Do you have any idea what the world’s biggest-selling hairdryer is? No? OK, how about microwave oven, television or steam iron? Still struggling? Someone must know the answers to these questions, no matter how uninteresting they might be, but how about the world’s biggest-selling car? That’s easy: with sales of more than 40 million units since its inception 48 years ago, you’re looking right at it – the automotive equivalent of white goods.
It’s astonishing just how much excitement surrounds cars like the Toyota Corolla. I had always assumed they were bought by people who had no real interest in anything to do with cars; that buying one was akin to buying a fridge-freezer or a water dispenser. So long as it does the job, who cares? Right?
Wrong. The Corolla is evidently a car that people get very passionate about, entering heated online debates to champion against its perceived rivals from Japan and South Korea. But, as a fan of driving, I just don’t get it. So, during my few days with the “all-new” Corolla, I ask friends and family what they think of it.
Most give the exterior design a thumbs-up and, indeed, it’s a more grown-up-looking car than ever before. It looks like a Camry that’s been shrunk in the wash, and is quite smart, although Kia and Hyundai both operate with a design language that immediately makes it look old-fashioned. But it’s a step in the right direction, at least. And that continues with the interior, with a pleasing dashboard design that again emulates its bigger brother, although the materials are cheaper and hard, and the seats, on anything longer than a half-hour journey, reveal themselves as being far too firm on the posterior for driver and passengers alike.
Toyota is calling this an all-new car, but the truth of the matter is that underneath its bodywork is an old model in desperate need of modernisation. The gearbox is an old four-speed automatic, but it’s less grating on the nerves than those wretched CVTs, and the engines (1.4L and 2.0L four-pots) aren’t powerful enough to mix custard with. To get any forward movement whatsoever you need to get your foot flat on the floor and leave it there.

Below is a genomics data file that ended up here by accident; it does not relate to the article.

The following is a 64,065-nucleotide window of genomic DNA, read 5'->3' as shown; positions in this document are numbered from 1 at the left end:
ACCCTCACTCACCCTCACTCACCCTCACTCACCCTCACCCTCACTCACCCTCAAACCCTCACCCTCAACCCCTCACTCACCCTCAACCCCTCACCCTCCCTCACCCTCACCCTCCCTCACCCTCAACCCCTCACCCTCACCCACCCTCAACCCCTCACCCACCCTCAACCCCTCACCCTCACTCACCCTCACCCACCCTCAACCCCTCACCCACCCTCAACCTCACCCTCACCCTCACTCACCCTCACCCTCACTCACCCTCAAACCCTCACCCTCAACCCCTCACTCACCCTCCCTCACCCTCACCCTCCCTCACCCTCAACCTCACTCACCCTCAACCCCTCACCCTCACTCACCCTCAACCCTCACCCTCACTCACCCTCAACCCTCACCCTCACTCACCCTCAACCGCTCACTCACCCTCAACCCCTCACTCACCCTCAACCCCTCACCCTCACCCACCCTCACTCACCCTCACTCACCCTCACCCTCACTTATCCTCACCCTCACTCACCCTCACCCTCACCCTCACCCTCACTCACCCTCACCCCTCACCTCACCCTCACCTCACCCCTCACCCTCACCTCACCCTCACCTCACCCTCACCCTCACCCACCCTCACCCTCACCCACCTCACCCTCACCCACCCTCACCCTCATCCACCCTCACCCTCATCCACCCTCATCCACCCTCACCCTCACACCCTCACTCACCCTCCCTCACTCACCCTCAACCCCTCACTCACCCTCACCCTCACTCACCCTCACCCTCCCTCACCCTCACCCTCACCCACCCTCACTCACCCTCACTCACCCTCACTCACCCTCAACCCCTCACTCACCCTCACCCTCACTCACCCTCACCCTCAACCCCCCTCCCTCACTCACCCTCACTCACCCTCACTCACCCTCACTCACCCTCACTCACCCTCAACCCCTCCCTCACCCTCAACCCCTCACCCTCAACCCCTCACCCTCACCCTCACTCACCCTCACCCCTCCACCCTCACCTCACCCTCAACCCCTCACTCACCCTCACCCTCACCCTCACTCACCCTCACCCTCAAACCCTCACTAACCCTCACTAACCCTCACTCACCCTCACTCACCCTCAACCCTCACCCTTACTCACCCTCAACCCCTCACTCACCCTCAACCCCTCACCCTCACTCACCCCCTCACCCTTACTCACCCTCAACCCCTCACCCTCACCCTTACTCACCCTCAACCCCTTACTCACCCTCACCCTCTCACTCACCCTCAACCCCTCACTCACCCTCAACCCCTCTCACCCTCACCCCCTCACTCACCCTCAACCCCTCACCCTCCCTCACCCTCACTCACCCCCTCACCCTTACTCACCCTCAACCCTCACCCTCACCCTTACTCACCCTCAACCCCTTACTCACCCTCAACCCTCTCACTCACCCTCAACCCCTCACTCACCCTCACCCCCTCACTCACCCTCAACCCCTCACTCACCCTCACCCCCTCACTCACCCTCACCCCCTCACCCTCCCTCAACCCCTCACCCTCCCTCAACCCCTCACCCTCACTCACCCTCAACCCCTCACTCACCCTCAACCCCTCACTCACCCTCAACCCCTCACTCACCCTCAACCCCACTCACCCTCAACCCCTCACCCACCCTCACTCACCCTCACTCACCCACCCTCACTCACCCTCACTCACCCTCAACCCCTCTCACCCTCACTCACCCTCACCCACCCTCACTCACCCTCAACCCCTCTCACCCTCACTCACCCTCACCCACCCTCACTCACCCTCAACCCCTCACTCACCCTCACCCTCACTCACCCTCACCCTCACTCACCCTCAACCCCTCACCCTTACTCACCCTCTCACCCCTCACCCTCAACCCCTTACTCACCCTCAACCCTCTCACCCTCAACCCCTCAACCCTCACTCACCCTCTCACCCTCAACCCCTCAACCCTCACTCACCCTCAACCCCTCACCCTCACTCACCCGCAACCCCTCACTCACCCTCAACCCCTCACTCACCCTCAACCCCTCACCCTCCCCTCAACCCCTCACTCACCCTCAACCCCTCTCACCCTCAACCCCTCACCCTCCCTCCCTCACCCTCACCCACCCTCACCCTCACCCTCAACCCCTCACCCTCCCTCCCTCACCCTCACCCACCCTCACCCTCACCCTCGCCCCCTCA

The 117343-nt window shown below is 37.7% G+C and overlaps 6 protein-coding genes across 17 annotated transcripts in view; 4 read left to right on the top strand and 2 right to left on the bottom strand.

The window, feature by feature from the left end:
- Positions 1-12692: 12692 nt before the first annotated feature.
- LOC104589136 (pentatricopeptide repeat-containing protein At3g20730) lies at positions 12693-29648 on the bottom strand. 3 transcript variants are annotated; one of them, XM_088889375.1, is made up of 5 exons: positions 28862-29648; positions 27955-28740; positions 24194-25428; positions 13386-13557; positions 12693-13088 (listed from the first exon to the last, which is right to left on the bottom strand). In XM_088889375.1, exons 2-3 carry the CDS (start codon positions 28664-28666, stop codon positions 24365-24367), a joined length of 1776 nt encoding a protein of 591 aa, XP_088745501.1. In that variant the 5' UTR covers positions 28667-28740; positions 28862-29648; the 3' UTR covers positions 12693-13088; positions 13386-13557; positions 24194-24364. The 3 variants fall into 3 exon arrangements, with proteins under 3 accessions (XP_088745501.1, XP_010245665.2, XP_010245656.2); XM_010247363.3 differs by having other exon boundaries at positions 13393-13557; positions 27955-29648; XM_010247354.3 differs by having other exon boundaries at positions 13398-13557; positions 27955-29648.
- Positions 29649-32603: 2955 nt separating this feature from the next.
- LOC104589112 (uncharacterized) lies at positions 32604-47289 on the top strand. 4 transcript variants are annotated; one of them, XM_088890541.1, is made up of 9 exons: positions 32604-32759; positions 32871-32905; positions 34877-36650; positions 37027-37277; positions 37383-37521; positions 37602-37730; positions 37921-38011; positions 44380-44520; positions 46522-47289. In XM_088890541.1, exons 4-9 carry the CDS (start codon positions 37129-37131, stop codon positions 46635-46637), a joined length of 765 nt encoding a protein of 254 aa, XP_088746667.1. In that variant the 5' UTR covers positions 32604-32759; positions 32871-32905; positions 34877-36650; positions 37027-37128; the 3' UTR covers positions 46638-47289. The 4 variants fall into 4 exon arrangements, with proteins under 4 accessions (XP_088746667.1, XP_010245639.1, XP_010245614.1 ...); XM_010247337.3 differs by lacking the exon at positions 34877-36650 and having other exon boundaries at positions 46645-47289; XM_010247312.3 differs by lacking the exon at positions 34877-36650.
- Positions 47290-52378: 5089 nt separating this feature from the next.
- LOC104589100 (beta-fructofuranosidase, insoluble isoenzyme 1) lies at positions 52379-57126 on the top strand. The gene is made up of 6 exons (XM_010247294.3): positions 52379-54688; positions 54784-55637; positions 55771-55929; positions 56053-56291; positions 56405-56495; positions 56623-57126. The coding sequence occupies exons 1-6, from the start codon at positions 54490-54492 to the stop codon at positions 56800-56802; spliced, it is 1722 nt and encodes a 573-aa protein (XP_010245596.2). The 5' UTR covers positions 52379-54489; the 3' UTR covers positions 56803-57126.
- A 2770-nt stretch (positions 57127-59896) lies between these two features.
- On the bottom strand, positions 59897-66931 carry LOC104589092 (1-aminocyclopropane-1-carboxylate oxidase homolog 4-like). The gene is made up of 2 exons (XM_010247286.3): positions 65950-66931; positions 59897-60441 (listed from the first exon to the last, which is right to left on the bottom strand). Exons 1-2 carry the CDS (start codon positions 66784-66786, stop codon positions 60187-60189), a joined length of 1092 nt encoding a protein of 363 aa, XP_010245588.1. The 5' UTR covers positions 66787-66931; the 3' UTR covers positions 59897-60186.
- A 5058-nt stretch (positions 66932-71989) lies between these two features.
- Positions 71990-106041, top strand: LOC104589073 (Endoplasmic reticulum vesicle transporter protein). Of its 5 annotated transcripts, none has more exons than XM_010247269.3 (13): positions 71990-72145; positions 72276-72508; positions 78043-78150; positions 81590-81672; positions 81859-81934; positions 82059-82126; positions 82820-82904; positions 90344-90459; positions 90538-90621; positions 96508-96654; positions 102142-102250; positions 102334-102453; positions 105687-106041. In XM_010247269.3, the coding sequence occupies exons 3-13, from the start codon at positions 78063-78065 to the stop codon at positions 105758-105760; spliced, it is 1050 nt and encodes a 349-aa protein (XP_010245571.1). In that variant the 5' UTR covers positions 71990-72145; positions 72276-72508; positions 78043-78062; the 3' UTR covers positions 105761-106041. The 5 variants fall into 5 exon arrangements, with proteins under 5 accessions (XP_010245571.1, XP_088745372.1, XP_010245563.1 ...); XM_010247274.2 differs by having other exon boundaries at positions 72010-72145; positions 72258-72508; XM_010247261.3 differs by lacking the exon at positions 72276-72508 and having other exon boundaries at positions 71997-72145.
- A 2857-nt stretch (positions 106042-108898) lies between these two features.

In so doing, you accidentally discover that the Corolla is pretty good at gluing itself to the road. Approaching a deserted roundabout in Dubai, carrying more speed than it should have been because of the fact that I was just trying to keep it moving, it lurched and leaned but refused to relinquish its grip on the dusty tarmac. On the straight-ahead, the steering is overly light and I find myself having to constantly make minor corrections, a bit like B A Baracus used to when driving his A-Team van.
That four-speed ’box makes for rather high revs when cruising, too, so there’s always a bit of a thrashing racket coming from up front at speeds over 100kph, and the wind-noise insulation could only be described as average.
So is it all bad? No, perhaps I’m being harsh, but I can’t, no matter how hard I try, shake off the impression that the Corolla is just some car. A nondescript method of getting from point A to point B without breaking down. And therein lies the secret of the model’s incredible success.
Toyotas are built to go on and on and on. Just look at the fleets of taxis that operate, not only throughout the UAE but the rest of the world. If they break down, their operators lose lots of money, so it’s a decent barometer of longevity to see where they spend their money. And the majority of taxis that I’ve spent seat time in since being here have been Toyotas.
Does their success at providing reliable public transportation, though, mean they’re a decent purchase for us as consumers? Obviously that depends on what you want out of a car and, personally, I can’t think of many things more soul destroying than having to drive one of these things every day. Like I said, I love driving. But if I had to, I’d be able to live with one provided that the journeys made in it were mercifully short.
The Corolla’s millions of adoring fans might read this and think “so what? It does what it says on the tin”. And they’d be right, because it’s white goods and it lives up to that premise. But coming from the world’s biggest car company, I was expecting more from it – a game-changer that offered a new, far better experience for the masses that will end up with one in their possession. If Toyota could just make it more youthful in its appearance (like the version that US buyers will get), make it more appealing to buyers who like a bit of tech and give it a bit more punch, then it could possibly be a really good car, rather than merely an adequate one.
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